Family violence can take many forms including physical violence, sexual assault, emotional abuse, social or financial control. It is important to remember abuse does not have to be physical or sexual to be considered family violence. Whereas both men and women can use abusive behaviour and violence in their relationships, most family and intimate partner violence is perpetuated by men.
Violence is a criminal offence, and other forms of abuse and control can be similarly viewed as illegal activities. In your professional role and contact with the perpetrator, it is absolutely critical that you at no time accept any reasons for the existence and continuance of family violence and abuse.
How will you recognise family violence or abuse is taking place?
• They may be referred to you formally (through a court process) for assessment and management of their violence and abuse or referred to you by a colleague for the management of family issues
• You may become aware directly or indirectly by their presentation, or through other family members seeking your assistance or presenting with persistent injuries
• The violence and abuse may come to light through your contact with them. Issues that can point to family violence and abuse are:
- Fighting with their partner or family member regularly as a means of resolving issues
- Unwarranted jealousy or possessiveness
- Overt threats to harm their partner or family member
- Controlling all aspects of family life e.g. finances, social contact, work arrangements
- Stalking and overly monitoring behaviour
- Treating their partner in a derogative and dismissive manner.
These later behaviours need active enquiry on your part to determine whether there is violent and abusive behaviour in the relationship, and the full nature and extent of the problem.
Typical comments can be:
• Denying - ‘I wasn’t being abusive’
• Minimising - ‘I only pushed her, she wasn’t hurt’
• Justifying - ‘If she stopped annoying me, I wouldn’t have had to do it’
• Blaming - ‘It’s not my fault, I’m under a lot of pressure at work at the moment’
• Deflecting - ‘I didn’t know what I was doing, I was drunk’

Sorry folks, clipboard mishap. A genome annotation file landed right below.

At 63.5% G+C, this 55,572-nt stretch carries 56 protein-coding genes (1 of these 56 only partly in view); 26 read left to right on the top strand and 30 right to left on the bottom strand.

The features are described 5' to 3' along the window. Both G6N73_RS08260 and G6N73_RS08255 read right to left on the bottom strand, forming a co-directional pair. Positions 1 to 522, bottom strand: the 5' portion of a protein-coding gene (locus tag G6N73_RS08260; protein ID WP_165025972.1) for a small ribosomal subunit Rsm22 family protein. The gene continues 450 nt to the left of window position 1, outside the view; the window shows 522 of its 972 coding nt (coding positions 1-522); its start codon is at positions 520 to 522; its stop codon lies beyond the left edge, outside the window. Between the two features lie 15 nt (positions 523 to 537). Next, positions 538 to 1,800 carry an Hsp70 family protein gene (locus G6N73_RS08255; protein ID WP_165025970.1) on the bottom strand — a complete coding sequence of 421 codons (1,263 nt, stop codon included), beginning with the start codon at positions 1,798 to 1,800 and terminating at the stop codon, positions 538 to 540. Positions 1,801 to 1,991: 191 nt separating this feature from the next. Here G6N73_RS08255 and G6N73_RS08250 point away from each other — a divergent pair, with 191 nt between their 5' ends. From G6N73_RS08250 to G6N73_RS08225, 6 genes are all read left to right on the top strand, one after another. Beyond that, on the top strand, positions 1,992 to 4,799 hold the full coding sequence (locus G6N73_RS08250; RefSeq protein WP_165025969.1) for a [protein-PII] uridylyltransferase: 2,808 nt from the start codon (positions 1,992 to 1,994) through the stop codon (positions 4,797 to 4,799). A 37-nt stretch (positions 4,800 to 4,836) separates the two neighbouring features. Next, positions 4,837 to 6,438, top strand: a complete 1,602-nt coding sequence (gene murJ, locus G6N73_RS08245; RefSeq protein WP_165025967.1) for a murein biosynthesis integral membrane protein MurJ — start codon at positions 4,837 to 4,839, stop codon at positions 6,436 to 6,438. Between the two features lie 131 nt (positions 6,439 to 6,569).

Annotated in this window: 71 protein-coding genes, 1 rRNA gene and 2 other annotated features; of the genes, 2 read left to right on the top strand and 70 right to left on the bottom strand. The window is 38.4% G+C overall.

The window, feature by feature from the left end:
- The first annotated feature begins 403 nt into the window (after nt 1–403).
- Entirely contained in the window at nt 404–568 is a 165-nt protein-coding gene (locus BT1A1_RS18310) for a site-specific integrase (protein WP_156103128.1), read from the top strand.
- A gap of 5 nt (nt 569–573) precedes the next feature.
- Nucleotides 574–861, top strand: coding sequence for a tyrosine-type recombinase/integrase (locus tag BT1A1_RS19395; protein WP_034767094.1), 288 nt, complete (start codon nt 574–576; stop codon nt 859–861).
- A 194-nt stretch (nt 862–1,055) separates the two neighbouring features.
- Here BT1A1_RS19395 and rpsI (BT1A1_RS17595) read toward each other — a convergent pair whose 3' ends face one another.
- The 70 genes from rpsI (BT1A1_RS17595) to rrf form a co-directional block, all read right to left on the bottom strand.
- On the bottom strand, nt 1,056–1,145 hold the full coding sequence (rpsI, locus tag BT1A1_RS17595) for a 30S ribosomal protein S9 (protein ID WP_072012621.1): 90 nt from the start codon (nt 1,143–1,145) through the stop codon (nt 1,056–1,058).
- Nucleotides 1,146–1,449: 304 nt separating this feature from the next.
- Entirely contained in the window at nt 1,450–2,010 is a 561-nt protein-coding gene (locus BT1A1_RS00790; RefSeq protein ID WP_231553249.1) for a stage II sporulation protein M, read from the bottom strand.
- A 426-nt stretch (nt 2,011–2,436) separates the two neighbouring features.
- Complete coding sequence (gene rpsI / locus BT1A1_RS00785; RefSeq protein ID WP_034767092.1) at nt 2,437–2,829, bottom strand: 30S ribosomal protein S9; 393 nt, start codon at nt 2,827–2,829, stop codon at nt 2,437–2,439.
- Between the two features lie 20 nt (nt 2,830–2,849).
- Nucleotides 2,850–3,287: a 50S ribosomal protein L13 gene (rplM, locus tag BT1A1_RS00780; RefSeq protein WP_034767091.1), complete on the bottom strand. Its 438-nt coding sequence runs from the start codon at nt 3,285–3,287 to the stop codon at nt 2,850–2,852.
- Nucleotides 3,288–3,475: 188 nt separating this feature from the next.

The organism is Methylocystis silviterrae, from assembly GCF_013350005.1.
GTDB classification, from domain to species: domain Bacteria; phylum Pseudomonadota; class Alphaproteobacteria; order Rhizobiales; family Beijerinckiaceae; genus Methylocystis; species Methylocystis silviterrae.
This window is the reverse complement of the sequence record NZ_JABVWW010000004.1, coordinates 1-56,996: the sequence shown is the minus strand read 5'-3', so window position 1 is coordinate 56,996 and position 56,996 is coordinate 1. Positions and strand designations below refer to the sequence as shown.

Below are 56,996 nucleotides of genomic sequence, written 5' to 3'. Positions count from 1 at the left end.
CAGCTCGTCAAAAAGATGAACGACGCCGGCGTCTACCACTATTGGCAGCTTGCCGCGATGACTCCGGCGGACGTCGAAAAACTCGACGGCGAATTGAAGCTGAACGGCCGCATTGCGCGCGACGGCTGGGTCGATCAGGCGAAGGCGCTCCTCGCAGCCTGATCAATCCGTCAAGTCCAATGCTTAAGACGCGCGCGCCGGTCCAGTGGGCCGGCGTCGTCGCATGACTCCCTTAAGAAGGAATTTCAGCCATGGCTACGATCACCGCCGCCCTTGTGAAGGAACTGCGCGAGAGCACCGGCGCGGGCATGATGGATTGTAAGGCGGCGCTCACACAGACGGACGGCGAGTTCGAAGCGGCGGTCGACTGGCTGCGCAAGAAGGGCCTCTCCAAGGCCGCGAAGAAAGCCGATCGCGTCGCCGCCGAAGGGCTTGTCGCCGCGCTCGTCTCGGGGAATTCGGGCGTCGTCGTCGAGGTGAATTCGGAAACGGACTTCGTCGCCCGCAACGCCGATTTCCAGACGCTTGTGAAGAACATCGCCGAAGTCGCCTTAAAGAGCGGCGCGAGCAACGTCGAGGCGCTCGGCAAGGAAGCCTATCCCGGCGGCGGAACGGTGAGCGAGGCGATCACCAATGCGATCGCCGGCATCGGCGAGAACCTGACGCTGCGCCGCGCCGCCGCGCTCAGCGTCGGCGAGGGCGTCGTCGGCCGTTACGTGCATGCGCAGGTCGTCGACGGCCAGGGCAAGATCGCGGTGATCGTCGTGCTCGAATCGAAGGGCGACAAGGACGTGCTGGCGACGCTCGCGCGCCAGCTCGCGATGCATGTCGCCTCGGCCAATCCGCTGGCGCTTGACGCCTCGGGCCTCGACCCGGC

• Avoiding - ‘I don’t know why I hit her’
Reporting requirements for domestic violence differ across states. You may be obligated to immediately take action by formally reporting your concerns to the relevant authority You can clarify your immediate responsibilities through contact with your professional association or local police.
Where the issue of safety is not clear or unresolved, you must meet your professional obligations by acting to ensure that all parties are safe or will be made safe.
Where ensuring safety is not possible through your actions alone, you must follow the professional obligations and any reporting requirements inherent in your registration obligations and/or articulated through your professional body. It can also be useful to consult with a colleague or professional supervisor outlining the situation and their recommendations for managing the issue of safety and ongoing professional contact with the man.
Important things you can do from the outset
• Actively ensure that everyone is safe or can be made safe - This is usually done through reporting the violence or abuse to the relevant authorities. Do not assume this is not your concern. By being made aware of the situation you now have responsibility to ensure that relevant authorities are notified and other necessary reporting is undertaken.
• Create awareness and understanding - Important areas to explore:
- Does the man see these behaviours as a problem?
- Why have they come to see you now?
- What do they need from you?
- What needs to happen for things to be different?
- What does the man stand to lose or gain through addressing this behaviour in their intimate relationship?
- How is it affecting their other relationships?
- What have they done about it in the past?
- What has improved the situation or, alternatively, made things worse?
• Consider alternatives to manage the situation - Do you have the skills and experience to manage resolving the violence or abuse? It may be more appropriate to refer the person to a specialist practitioner or service and ensure that they attend.
Alternatively, you could form a co-ordinated management plan with other professionals to provide a network to assist the man and support other members of his family to address these issues. Managing family abuse and violence through a group approach lessens the responsibility of one professional, provides support to those providing treatment and allows for regular consultation on progress and impediments.
• Educate and empower - Talk about responsibilities and obligations by all parties in relationships, and the rights that individuals have that are the conventions of society or are protected by law. Make it clear that no matter what has happened to them in the past, they have choices as to how they behave and exercise their responsibilities in their relationships.
• Assist in developing strategies as to how they will manage this situation - While ensuring safety, it may be that the solution does not involve immediate action but a more gradual and monitored approach to addressing the behaviour in the relationship.
• Be realistic - Understand that the man may not have the insight, motivation or life-skills to be able to address the situation on their own. Your initial focus may be assessing these factors and whether you can work with them to constructively address the situation while ensuring the safety of others.